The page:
What do you usually fill your off season with? A crazy amount of time pedaling indoors on the trainer? A winter marathon? Most triathletes I know definitely aren’t swimming unless they have to!
There are a lot of ways to approach the winter months and we want to throw one more into the mix you may have not considered.
Over the last couple of years rowing has become my go-to for training in the winter. Sure I’ll still run and ride. Maybe I was speaking of myself when I said, “most triathletes aren’t swimming.” And will certainly spend time lifting weights.
It was even a big part of IRONMAN Tulsa training, for the reasons discussed below.
I’ve found rowing to have a big bang for your buck when it comes to cross-training. Here’s why…
Full Body Workout
One of the reasons I’ve come to love it is the full body aspect of rowing. Everything gets worked from your toes to your neck.
When rowing normally you are exerting a pretty even amount of effort across the whole of your body. If you want to specifically work the legs (for biking and running) just focus on stronger pushes.
Want a good arm workout (swimming)? Minimize the push and intentionally pull hard.
Focus on the core (for every sport) with an exaggerated lean back.
While these may not be “proper technique” for rowing, it’s a great way to use the rower as a tool for what you want to accomplish.
Rowing is always a great pair to cycling because it essentially puts you in an opposite position from cycling. Going from the forward lean of aero on the bike to a backward lean of rowing helps rebalance the body and spine alignment.
Low Impact, High Correlation
Like cycling and swimming, rowing is a low impact sport which means the amount you can do before injury is pretty high.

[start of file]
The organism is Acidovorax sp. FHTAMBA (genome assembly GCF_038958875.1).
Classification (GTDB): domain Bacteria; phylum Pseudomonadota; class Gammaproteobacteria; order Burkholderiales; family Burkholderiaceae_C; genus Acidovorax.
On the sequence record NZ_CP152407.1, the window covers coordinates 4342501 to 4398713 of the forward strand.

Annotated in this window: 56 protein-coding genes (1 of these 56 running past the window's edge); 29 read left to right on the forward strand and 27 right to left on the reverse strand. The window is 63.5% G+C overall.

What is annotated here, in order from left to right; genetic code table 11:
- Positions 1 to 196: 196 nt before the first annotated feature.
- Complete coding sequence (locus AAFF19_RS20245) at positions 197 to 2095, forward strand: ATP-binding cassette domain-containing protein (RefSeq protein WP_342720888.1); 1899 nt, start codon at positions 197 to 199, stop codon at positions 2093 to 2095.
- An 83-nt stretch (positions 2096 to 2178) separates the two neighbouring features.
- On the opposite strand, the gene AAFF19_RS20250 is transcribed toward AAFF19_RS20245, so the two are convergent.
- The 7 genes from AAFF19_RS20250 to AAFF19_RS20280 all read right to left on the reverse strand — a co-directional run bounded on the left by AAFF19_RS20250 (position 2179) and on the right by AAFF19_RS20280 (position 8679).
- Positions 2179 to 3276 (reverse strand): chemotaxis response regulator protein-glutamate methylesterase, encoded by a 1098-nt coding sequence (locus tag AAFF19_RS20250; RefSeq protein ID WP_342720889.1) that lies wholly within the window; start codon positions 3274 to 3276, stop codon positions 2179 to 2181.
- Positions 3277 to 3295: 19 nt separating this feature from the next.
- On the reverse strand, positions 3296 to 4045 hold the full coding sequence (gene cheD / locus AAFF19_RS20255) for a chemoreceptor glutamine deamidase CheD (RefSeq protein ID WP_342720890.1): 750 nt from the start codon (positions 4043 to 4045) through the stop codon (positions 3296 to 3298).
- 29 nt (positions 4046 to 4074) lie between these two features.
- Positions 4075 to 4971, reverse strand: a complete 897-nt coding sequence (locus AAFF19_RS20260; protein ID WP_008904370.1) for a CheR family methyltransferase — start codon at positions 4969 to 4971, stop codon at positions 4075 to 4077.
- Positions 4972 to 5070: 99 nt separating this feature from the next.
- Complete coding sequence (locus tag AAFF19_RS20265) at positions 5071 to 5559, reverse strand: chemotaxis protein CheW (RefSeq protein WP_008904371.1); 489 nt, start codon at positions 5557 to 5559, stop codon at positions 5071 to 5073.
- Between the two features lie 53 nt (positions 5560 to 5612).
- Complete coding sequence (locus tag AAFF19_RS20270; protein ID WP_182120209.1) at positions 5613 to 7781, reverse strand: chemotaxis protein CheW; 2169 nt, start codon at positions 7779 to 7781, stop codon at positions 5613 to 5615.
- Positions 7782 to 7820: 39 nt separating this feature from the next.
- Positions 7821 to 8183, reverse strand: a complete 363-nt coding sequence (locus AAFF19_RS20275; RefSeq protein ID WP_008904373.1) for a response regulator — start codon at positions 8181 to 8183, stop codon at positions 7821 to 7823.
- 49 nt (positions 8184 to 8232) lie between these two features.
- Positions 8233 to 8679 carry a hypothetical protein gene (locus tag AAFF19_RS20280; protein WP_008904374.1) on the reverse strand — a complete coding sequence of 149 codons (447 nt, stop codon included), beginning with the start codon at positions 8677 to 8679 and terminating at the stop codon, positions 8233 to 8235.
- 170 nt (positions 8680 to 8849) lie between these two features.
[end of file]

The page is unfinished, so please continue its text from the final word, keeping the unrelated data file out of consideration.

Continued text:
It’s often said if you want to run well in a triathlon you need to be strong on the bike. I believe rowing is just yet another way to ensure your muscles have the strength they need to push the bike and still run well.
Rowing can help you build the power you need to climb hills and stay strong on the back half of the run.
Fitness Through the Burnout
Oftentimes in triathlon because we swim, bike and run so much during the season, by the time winter comes we are done.
We just want to hang up the bike, throw the shoes away and never swim again.
Some of this burnout comes from not having an off season and swimming, biking and/or running during the winter.
Adding rowing into the mix as a winter activity can possibly even prevent the burn out. It gives your mind a break from swim, bike and run. But the correlation, as previously mentioned, being so high means when you come back to triathlon in the spring, the transition will be really easy.
You will have spent all winter not only staying fit, but continuing to work the primary muscles you use in our sport.
So, what about you? Have you ever spent time on the rower? Is it something you are ready to try this winter?